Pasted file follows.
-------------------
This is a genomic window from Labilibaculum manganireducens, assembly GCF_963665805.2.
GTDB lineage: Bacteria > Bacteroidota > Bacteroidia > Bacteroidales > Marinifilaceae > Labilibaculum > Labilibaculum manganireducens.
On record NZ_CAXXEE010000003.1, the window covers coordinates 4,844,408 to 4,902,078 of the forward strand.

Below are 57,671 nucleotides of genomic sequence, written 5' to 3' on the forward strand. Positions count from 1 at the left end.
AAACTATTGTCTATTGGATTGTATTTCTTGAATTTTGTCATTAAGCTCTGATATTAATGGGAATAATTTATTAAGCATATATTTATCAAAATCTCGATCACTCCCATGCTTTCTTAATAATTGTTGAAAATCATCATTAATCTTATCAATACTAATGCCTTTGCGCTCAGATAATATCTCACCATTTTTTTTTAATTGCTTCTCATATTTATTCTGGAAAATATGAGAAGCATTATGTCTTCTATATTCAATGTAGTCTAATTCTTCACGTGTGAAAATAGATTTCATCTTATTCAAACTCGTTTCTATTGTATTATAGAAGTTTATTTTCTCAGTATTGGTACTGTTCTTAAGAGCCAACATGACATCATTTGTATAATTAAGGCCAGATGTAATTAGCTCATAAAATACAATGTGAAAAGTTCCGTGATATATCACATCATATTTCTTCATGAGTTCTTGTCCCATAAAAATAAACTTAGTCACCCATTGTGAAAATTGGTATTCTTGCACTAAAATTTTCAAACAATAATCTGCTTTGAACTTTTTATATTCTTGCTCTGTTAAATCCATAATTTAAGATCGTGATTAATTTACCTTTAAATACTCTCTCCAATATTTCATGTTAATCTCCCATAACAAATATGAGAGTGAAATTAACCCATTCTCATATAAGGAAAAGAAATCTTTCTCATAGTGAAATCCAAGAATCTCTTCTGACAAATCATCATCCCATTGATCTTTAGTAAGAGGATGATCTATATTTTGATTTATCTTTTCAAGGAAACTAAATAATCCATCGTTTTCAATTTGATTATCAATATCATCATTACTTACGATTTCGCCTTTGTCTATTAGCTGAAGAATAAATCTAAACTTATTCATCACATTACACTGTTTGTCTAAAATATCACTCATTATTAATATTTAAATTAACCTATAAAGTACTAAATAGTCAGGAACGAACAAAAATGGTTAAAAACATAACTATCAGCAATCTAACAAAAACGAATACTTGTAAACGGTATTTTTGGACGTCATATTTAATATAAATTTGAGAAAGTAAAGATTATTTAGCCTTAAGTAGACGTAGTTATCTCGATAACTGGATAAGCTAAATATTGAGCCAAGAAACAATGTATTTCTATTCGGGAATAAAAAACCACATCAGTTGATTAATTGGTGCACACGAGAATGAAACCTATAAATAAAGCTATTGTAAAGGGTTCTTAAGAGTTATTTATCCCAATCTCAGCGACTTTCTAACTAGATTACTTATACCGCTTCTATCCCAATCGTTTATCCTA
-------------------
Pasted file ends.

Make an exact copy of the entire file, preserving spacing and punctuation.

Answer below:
This is a genomic window from Labilibaculum manganireducens, assembly GCF_963665805.2.
GTDB lineage: Bacteria > Bacteroidota > Bacteroidia > Bacteroidales > Marinifilaceae > Labilibaculum > Labilibaculum manganireducens.
On record NZ_CAXXEE010000003.1, the window covers coordinates 4,844,408 to 4,902,078 of the forward strand.

Below are 57,671 nucleotides of genomic sequence, written 5' to 3' on the forward strand. Positions count from 1 at the left end.
AAACTATTGTCTATTGGATTGTATTTCTTGAATTTTGTCATTAAGCTCTGATATTAATGGGAATAATTTATTAAGCATATATTTATCAAAATCTCGATCACTCCCATGCTTTCTTAATAATTGTTGAAAATCATCATTAATCTTATCAATACTAATGCCTTTGCGCTCAGATAATATCTCACCATTTTTTTTTAATTGCTTCTCATATTTATTCTGGAAAATATGAGAAGCATTATGTCTTCTATATTCAATGTAGTCTAATTCTTCACGTGTGAAAATAGATTTCATCTTATTCAAACTCGTTTCTATTGTATTATAGAAGTTTATTTTCTCAGTATTGGTACTGTTCTTAAGAGCCAACATGACATCATTTGTATAATTAAGGCCAGATGTAATTAGCTCATAAAATACAATGTGAAAAGTTCCGTGATATATCACATCATATTTCTTCATGAGTTCTTGTCCCATAAAAATAAACTTAGTCACCCATTGTGAAAATTGGTATTCTTGCACTAAAATTTTCAAACAATAATCTGCTTTGAACTTTTTATATTCTTGCTCTGTTAAATCCATAATTTAAGATCGTGATTAATTTACCTTTAAATACTCTCTCCAATATTTCATGTTAATCTCCCATAACAAATATGAGAGTGAAATTAACCCATTCTCATATAAGGAAAAGAAATCTTTCTCATAGTGAAATCCAAGAATCTCTTCTGACAAATCATCATCCCATTGATCTTTAGTAAGAGGATGATCTATATTTTGATTTATCTTTTCAAGGAAACTAAATAATCCATCGTTTTCAATTTGATTATCAATATCATCATTACTTACGATTTCGCCTTTGTCTATTAGCTGAAGAATAAATCTAAACTTATTCATCACATTACACTGTTTGTCTAAAATATCACTCATTATTAATATTTAAATTAACCTATAAAGTACTAAATAGTCAGGAACGAACAAAAATGGTTAAAAACATAACTATCAGCAATCTAACAAAAACGAATACTTGTAAACGGTATTTTTGGACGTCATATTTAATATAAATTTGAGAAAGTAAAGATTATTTAGCCTTAAGTAGACGTAGTTATCTCGATAACTGGATAAGCTAAATATTGAGCCAAGAAACAATGTATTTCTATTCGGGAATAAAAAACCACATCAGTTGATTAATTGGTGCACACGAGAATGAAACCTATAAATAAAGCTATTGTAAAGGGTTCTTAAGAGTTATTTATCCCAATCTCAGCGACTTTCTAACTAGATTACTTATACCGCTTCTATCCCAATCGTTTATCCTA